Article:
How businesses cope with COVID-19.

Englewood, Florida

By Staff Writers

Published in the Englewood Sun

June 24, 2020 Updated June 28, 2020

It’s been a few weeks since many “non-essential” retail businesses were allowed to reopen as part of Florida’s Phase 2 response to the COVID-19 pandemic on June 5.

Many business owners are trying different measures to get customers to relax and shop, as long as they do it safely. Here’s how some businesses, including some that have been open during Phase 1 in March, are coping and coming back.

Kaen Tyree, owner of Ivy's on Dearborn, left, looks at a mask with Dee Dee Quinn.  Sun Photo by Elaine Allen-Emrich
Kaen Tyree, owner of Ivy's on Dearborn, left, looks at a mask with Dee Dee Quinn. Sun Photo by Elaine Allen-Emrich

Ivy’s on Dearborn

Anyone entering Ivy on Dearborn, 446 W. Dearborn St., must wear a mask — or is given one. “I’ve had customers say they don’t want to wear a mask, and I offer them one while they are shopping,” said owner Karen Tyree. “I’m not going to sacrifice my employee’s health and safety for a buck. Wearing masks helps prevent the spread of this awful disease.” They also sell printed, two-ply cotton (washable) masks. Two dressing rooms are open. Each piece of clothing that is tried on is sprayed and held a day if the customer doesn’t buy it.

Barefoot Trader

The Barefoot Trader, 2025 N. Beach Road, is a shop visited by thousands of tourists and locals each year. When people come to Englewood Beach, tourists love to browse inside Barefoot Trader. After COVID-19 shut down beaches, the store was like a ghost town.

However, customers have returned. Some new changes include only 15 customers in the store at a time. When they enter, they are greeted by an employee with hand sanitizer. They are asked to wear a mask if they want. Masks are also sold there.

If a customer tries on clothing but doesn’t buy it, the items are put in a box with strong ultraviolet lights. “I worked at a hospital and we used UV lights to clean rooms in between patients,” said a manager Hannah Shressler. “We do that here with clothing that people try on and don’t buy. Then we are able to put it back on the rack. We also limit the amount of clothing that can be tried on at a time. We want people to enjoy their experience in our store, but to be safe.”

Rhoads Produce

There’s Plexiglas barrier separating customers from employees at the checkout counter at this produce market. Social distancing is posted at the line and inside the open-air building, 210 N Indiana Ave. Since COVID-19, they offer curbside pickup and ($5) delivery service in Englewood, Cape Haze and Rotonda. Employees sanitize the building throughout the day. For more information, call Jessica 941-276-0234.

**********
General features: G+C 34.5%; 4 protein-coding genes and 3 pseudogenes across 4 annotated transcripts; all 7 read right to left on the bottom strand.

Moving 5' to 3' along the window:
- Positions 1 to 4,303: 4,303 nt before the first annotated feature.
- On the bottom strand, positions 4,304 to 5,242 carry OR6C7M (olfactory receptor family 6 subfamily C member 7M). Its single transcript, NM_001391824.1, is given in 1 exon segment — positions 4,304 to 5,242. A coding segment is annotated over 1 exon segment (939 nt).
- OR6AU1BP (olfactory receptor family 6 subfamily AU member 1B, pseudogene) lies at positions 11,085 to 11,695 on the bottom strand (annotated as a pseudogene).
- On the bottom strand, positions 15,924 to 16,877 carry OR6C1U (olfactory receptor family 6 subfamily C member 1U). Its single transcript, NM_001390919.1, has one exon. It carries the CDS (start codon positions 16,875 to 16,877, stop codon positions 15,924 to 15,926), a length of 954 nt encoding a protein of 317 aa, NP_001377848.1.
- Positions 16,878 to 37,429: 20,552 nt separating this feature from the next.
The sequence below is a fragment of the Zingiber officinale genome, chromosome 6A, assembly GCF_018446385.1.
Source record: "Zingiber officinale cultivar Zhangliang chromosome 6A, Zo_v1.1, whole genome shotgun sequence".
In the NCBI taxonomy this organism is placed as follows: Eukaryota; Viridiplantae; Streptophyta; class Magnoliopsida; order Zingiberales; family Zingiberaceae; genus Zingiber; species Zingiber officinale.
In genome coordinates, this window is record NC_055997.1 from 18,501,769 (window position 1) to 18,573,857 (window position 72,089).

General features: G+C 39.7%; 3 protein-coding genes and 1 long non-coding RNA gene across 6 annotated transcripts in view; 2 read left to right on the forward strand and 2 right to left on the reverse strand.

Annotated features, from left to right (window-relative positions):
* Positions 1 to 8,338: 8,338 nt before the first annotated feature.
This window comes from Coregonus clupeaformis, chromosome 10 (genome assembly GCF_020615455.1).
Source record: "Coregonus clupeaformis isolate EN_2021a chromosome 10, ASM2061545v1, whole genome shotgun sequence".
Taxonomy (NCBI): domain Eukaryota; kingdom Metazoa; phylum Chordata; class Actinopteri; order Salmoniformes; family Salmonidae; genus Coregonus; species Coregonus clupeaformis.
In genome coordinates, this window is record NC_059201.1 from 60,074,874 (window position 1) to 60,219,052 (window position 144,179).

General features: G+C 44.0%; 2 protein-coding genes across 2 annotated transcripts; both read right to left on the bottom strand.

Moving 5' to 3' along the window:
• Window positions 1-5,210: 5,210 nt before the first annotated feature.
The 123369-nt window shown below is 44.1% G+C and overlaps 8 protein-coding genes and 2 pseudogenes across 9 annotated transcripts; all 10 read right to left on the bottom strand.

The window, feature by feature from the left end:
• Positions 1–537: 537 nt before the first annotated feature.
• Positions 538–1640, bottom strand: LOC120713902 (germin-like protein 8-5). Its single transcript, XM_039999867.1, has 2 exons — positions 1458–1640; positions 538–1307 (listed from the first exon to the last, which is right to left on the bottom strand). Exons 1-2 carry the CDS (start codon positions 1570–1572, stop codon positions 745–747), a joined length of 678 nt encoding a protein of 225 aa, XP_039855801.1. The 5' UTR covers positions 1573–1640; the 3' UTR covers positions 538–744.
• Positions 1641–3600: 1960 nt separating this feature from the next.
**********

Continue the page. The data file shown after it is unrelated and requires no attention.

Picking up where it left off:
Michael Douglass Plumbing

Since COVID-19, plumbers at Mike Douglass Plumbing wear booties, masks, gloves and sometimes will even remove their shoes before entering customer’s homes. “My employees welcomed it, these new changes. We want to make sure they are doing the right stuff, too,” said owner Doug Curtis. “It also makes the customers feel secure knowing we are taking all kinds of precautions.”

Curtis bought hand sanitizer from the local Rotary Club for all of his employees to use.

Irving’s Ice cream

Irving’s Ice Cream, 405 W. Dearborn St., has spaced the outdoor seating area so customers can socially distance while eating a cone or sipping an espresso.

Vino Loco

Only about 10 tables are on the patios from 4 p.m. to 8 p.m. Thursdays and Saturdays and noon to 8 p.m. on Fridays. Nothing larger than a four-top is seated. They’ve redone the rear patio so customers can sit safely and comfortably. No inside dining. Customers are asked to make reservations: 941-473-8466 or This email address is being protected from spambots. You need JavaScript enabled to view it..

Signing the pledge

The Old Englewood Village Association asked all of the businesses along West Dearborn Street to sign a pledge to stop the spread of the coronavirus. They’ve encouraged owners to practice physical distancing, wear facial masks whenever distancing is not possible, conduct daily temperature checks for all employees, provide hand sanitizer at all entrances and exits, follow CDC cleaning protocols, implement contactless payment when possible and implement COVID-19 awareness training for all employees.

Staff writers Elaine Allen-Emrich, Sue Erwin and Brianna Kwasnik contributed to this story.

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